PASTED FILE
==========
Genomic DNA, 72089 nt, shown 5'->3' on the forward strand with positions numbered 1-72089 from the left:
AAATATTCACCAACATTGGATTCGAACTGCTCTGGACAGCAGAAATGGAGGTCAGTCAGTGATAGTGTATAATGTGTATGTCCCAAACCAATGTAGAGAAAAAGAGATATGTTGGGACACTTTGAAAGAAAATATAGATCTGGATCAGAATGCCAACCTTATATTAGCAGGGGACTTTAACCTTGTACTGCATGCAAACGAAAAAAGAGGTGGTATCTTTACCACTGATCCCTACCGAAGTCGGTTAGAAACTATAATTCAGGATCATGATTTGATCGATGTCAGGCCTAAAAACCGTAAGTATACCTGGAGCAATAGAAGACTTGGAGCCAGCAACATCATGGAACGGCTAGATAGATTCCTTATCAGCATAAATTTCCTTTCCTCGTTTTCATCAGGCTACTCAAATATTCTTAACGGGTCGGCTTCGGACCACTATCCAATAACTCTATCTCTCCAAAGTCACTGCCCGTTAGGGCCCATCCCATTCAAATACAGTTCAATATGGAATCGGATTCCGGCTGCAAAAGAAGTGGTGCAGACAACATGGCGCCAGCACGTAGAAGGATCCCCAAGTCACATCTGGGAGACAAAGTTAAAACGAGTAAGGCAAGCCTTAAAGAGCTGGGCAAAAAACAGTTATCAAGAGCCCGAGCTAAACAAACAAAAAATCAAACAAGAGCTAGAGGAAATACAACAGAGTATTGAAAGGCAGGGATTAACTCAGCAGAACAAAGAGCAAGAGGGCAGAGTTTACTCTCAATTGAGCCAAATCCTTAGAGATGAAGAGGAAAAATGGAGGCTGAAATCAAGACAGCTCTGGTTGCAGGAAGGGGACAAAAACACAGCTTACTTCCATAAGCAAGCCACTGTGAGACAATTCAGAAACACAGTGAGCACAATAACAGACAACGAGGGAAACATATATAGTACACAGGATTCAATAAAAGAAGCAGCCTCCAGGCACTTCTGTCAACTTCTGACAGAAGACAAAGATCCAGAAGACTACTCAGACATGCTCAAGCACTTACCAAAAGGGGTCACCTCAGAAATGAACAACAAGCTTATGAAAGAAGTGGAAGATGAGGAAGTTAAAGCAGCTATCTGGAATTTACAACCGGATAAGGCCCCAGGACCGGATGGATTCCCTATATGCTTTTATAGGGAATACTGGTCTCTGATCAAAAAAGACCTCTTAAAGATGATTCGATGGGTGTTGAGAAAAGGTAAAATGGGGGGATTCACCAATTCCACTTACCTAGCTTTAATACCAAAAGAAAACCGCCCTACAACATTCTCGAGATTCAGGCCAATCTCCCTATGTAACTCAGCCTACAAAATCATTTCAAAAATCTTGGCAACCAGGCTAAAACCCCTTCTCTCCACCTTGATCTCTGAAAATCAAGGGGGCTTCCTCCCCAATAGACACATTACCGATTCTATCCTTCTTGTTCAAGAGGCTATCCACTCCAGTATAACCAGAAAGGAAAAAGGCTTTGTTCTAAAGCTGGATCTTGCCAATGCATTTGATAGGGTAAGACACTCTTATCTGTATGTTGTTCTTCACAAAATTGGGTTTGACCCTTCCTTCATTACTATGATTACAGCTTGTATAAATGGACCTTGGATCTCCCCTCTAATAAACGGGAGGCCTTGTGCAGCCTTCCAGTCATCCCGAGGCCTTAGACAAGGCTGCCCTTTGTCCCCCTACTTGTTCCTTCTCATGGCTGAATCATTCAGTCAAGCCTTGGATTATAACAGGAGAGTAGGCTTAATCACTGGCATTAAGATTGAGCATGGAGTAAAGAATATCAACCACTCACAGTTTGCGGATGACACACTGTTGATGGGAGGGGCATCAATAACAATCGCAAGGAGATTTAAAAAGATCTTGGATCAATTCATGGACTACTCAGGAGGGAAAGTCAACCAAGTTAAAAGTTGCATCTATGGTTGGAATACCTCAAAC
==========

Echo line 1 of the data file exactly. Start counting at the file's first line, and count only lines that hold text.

Genomic DNA, 72089 nt, shown 5'->3' on the forward strand with positions numbered 1-72089 from the left: